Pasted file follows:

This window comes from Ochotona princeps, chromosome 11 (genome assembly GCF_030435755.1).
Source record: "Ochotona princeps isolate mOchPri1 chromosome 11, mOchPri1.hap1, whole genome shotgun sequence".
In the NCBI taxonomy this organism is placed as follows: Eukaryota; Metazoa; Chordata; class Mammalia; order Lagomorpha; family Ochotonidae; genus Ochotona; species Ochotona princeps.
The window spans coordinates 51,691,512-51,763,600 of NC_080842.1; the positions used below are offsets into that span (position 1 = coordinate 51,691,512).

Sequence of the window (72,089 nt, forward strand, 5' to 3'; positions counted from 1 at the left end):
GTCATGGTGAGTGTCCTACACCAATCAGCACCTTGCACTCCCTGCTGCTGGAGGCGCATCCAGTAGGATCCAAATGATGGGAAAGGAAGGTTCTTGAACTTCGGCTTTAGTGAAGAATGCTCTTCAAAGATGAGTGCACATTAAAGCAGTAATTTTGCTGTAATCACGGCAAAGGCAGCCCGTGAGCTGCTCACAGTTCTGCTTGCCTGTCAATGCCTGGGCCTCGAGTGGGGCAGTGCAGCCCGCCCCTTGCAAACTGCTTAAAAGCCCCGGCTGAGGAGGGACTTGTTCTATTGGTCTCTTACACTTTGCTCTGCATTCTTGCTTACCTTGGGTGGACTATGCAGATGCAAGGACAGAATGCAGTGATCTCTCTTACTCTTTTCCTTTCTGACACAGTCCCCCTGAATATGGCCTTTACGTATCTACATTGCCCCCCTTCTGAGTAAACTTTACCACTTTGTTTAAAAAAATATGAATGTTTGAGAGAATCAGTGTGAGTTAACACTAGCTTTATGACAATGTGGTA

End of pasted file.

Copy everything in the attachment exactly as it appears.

This window comes from Ochotona princeps, chromosome 11 (genome assembly GCF_030435755.1).
Source record: "Ochotona princeps isolate mOchPri1 chromosome 11, mOchPri1.hap1, whole genome shotgun sequence".
In the NCBI taxonomy this organism is placed as follows: Eukaryota; Metazoa; Chordata; class Mammalia; order Lagomorpha; family Ochotonidae; genus Ochotona; species Ochotona princeps.
The window spans coordinates 51,691,512-51,763,600 of NC_080842.1; the positions used below are offsets into that span (position 1 = coordinate 51,691,512).

Sequence of the window (72,089 nt, forward strand, 5' to 3'; positions counted from 1 at the left end):
GTCATGGTGAGTGTCCTACACCAATCAGCACCTTGCACTCCCTGCTGCTGGAGGCGCATCCAGTAGGATCCAAATGATGGGAAAGGAAGGTTCTTGAACTTCGGCTTTAGTGAAGAATGCTCTTCAAAGATGAGTGCACATTAAAGCAGTAATTTTGCTGTAATCACGGCAAAGGCAGCCCGTGAGCTGCTCACAGTTCTGCTTGCCTGTCAATGCCTGGGCCTCGAGTGGGGCAGTGCAGCCCGCCCCTTGCAAACTGCTTAAAAGCCCCGGCTGAGGAGGGACTTGTTCTATTGGTCTCTTACACTTTGCTCTGCATTCTTGCTTACCTTGGGTGGACTATGCAGATGCAAGGACAGAATGCAGTGATCTCTCTTACTCTTTTCCTTTCTGACACAGTCCCCCTGAATATGGCCTTTACGTATCTACATTGCCCCCCTTCTGAGTAAACTTTACCACTTTGTTTAAAAAAATATGAATGTTTGAGAGAATCAGTGTGAGTTAACACTAGCTTTATGACAATGTGGTA